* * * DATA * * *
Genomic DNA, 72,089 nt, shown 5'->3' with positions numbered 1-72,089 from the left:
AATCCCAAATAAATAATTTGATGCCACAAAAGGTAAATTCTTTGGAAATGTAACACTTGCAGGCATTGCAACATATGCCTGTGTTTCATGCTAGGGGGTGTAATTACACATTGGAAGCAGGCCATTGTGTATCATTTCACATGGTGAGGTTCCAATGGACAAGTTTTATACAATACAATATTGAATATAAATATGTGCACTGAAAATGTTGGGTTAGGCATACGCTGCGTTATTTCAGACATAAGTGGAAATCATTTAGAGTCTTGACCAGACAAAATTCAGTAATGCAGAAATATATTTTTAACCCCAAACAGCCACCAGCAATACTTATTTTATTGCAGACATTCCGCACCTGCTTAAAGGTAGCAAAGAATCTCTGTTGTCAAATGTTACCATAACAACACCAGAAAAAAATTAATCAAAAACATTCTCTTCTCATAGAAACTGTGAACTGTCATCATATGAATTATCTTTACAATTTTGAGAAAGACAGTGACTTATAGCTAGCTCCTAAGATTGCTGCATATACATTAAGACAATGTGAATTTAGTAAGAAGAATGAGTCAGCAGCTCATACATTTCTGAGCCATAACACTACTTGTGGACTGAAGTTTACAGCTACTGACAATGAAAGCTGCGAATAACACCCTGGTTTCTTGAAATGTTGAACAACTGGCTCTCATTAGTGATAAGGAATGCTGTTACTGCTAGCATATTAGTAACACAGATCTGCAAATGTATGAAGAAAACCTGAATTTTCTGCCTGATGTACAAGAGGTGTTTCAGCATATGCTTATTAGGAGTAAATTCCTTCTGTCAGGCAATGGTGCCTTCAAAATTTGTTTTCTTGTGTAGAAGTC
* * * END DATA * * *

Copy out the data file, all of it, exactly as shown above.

Genomic DNA, 72,089 nt, shown 5'->3' with positions numbered 1-72,089 from the left:
AATCCCAAATAAATAATTTGATGCCACAAAAGGTAAATTCTTTGGAAATGTAACACTTGCAGGCATTGCAACATATGCCTGTGTTTCATGCTAGGGGGTGTAATTACACATTGGAAGCAGGCCATTGTGTATCATTTCACATGGTGAGGTTCCAATGGACAAGTTTTATACAATACAATATTGAATATAAATATGTGCACTGAAAATGTTGGGTTAGGCATACGCTGCGTTATTTCAGACATAAGTGGAAATCATTTAGAGTCTTGACCAGACAAAATTCAGTAATGCAGAAATATATTTTTAACCCCAAACAGCCACCAGCAATACTTATTTTATTGCAGACATTCCGCACCTGCTTAAAGGTAGCAAAGAATCTCTGTTGTCAAATGTTACCATAACAACACCAGAAAAAAATTAATCAAAAACATTCTCTTCTCATAGAAACTGTGAACTGTCATCATATGAATTATCTTTACAATTTTGAGAAAGACAGTGACTTATAGCTAGCTCCTAAGATTGCTGCATATACATTAAGACAATGTGAATTTAGTAAGAAGAATGAGTCAGCAGCTCATACATTTCTGAGCCATAACACTACTTGTGGACTGAAGTTTACAGCTACTGACAATGAAAGCTGCGAATAACACCCTGGTTTCTTGAAATGTTGAACAACTGGCTCTCATTAGTGATAAGGAATGCTGTTACTGCTAGCATATTAGTAACACAGATCTGCAAATGTATGAAGAAAACCTGAATTTTCTGCCTGATGTACAAGAGGTGTTTCAGCATATGCTTATTAGGAGTAAATTCCTTCTGTCAGGCAATGGTGCCTTCAAAATTTGTTTTCTTGTGTAGAAGTC